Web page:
1.1 Introduction to cells

The syllabus:topic-1-1-introdution-to-cells-atopic-1-1-introduction-to-cells-b


  • Cell theory
  • Unicellular and multicellular organisms and the idea that an ORGANISM, whether unicellular or multicellular, carries out all the functions of life
  • Surface area : volume ratio and its impact on the functioning of cells
  • Emergent properties
  • Cell differentiation:
    • specialisation of cells
    • gene expression
    • ‘raw, mother’ cells, known as stem cells, differentiate into specialised cells
  • The wider aspects of stem cell biology especially in medicine
  • The use of microscopes and making scale drawings

The important concepts, ideas and implications follow. Otherwise much of the content – plant v animal v prokaryotic cells, microscope use, scale, cells-tissues-organs-etc, is covered in the READING (at the end of this page) or should already be reasonably well known and understood. 


Cell theory has moved on from the three essential tenets that we all know:

  1. Cells are the smallest units of an organism capable of surviving independently
  2. All living organisms are comprised of one or more cells
  3. New cells are derived from existing cells

In addition, we now add:

  • Metabolic processes take place in cells
  • Cells possess the genetic material of an organism which is passed from parent to daughter cells

The origins of cell theory is an interesting insight into the way science makes advances (NoS):


(Biology Second Edition, C.J. Clegg)

Cell theory timelines:


Cell theory powerpoint (not very brilliant, so give it a miss if you don’t have time!): cell-theory-ppt

There are exceptions to the cell theory – justifiable arguments as to why the theory might not apply to all and every organism. (Nature of Science NoS)


What you might simply have known as The Characteristics of Living Things. The idea is that ALL living things, however simple (ie unicellular or multicellular) must carry out all the functions of life, otherwise they are not living.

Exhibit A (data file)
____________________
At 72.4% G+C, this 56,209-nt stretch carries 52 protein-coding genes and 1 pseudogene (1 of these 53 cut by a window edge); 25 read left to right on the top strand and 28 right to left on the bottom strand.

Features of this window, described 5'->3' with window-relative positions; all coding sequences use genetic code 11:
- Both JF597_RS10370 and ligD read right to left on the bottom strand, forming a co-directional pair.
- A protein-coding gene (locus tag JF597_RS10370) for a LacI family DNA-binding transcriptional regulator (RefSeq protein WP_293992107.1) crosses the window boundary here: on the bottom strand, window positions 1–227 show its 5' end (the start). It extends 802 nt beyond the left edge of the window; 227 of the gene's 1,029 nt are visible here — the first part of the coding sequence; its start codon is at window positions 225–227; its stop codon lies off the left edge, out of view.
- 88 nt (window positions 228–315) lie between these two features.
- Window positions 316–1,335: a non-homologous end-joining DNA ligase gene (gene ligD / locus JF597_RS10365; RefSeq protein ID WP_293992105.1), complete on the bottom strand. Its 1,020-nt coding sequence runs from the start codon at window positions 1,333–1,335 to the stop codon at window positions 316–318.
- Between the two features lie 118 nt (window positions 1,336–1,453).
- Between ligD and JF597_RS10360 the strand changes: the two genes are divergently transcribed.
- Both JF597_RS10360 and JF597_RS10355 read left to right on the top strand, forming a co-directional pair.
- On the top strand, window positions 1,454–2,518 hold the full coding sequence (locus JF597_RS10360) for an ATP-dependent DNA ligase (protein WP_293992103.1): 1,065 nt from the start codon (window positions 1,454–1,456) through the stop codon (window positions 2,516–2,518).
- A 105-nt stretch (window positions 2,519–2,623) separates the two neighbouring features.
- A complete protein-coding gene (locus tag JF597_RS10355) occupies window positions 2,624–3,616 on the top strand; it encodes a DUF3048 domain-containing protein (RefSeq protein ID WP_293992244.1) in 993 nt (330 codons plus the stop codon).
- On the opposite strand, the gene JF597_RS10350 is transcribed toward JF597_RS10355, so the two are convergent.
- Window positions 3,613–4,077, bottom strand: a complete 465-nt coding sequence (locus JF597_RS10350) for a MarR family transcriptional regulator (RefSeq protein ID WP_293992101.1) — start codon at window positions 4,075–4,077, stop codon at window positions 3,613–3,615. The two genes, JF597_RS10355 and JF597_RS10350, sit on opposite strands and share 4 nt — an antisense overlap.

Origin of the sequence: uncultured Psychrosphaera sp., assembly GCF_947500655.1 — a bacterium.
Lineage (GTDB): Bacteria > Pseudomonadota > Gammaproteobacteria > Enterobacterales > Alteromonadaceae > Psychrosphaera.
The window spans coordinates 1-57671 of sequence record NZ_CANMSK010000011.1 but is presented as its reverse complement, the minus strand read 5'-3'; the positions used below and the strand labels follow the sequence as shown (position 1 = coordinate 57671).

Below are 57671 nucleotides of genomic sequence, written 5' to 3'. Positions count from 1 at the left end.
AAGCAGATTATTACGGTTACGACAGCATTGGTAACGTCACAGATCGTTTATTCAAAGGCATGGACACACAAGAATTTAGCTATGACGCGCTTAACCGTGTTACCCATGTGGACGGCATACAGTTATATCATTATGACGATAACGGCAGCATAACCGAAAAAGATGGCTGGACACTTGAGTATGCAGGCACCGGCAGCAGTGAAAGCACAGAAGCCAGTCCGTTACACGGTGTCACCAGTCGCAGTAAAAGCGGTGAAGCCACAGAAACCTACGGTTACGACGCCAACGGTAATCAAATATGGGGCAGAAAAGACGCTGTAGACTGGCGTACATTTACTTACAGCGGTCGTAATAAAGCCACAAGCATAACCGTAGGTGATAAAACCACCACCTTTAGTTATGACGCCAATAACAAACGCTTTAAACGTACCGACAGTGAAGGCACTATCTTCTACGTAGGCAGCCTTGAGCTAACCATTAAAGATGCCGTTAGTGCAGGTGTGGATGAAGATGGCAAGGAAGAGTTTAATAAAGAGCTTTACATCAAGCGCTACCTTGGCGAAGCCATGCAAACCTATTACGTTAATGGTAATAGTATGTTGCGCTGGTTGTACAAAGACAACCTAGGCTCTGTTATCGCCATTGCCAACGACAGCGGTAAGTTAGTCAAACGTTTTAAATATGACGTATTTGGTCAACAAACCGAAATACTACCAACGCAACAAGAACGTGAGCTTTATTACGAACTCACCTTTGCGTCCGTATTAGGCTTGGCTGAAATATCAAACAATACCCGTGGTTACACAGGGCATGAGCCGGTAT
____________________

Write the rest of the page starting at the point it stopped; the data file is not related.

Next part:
Note that the IB syllabus looks at this Topic through two unicellular organisms – the animal, Paramecium and photosynthesising green plant, Chlorella.


Forget centimetres and focus on metres! Then it all becomes easy.

  • Upwards
    • 1000 metres = 1 kilometre (km)
  • Downwards
    • 1/1000 metre (10-3m) = 1 millimetre (mm)
    • 1/1000 mm (10-6m) = 1 micrometre (µm)
    • 1/1000 µm (10-9m) = 1 nanometre (nm)
  • Physicists go smaller than this to Ångström (Å) units, one of which is 1/10 of 1 nanometre (10-10m)



This is such an important concept and applies not just at the biological, cellular level but also upwards through ecological levels.




STEM CELLS are undifferentiated biological cells that can differentiate into specialized cells and can divide (through mitosis) to produce more stem cells. They are found in multicellular organisms. (Thankyou Wikipedia!) 

Plants contain various areas known as meristems from which cells can develop, differentiated and specialise – apical meristems and cambium tissue are the best known. Multicellular animals, such as humans, of course have embryonic stem cells and various sites and organs around the body where other stem cells are found, such as bone marrow, blood and blood vessels, liver and skin.

This is so very much the medical biology of today. A lot of hope is being pinned on the idea that raw, ‘mother’ cells, which are unspecialised but contain the genetic blueprint for whatever type of cell and cell function, can be developed into differentiated and specialised cells, tissues and ultimately organs. It is a medical science in its infancy and with a great deal of hype but, so far anyway, not a lot of genuine results. Watvch this space!

The syllabus contains references to stem cells, not just in ‘Understandings’, but also in ‘Utilization’, ‘Applications and Skills’ and ‘Aims’. Take note of this importance given to the topic!

SURFACE AREA : VOLUME RATIOS – Why cells cannot be huge

IB likes this concept! The idea that as volume increases as a cubic (x³) function, surface area increases only as a square (x²) function. This limits the size of cells – they cannot get so big (their volume cannot increase too much) because their outer surface no longer would be sufficient for the movement to and fro of all the nutrients and chemicals which the cell requires. Also distances would become unmanageable inside the cytoplasm of the cell – in a huge cell, many parts of the cell would be so far from the surface membrane that diffusion and movement of substances in the cytoplasm would be impossibly slow or not happen at all.



Lab Investigation

If you want to carry out a really neat investigation into this phenomenon, all you need are some scissors, cardboard, glue, sand and a weighing balance.


(These pages are from Biology Second Edition, C.J. Clegg, Hodder Education 2014)





Eyyy! edited small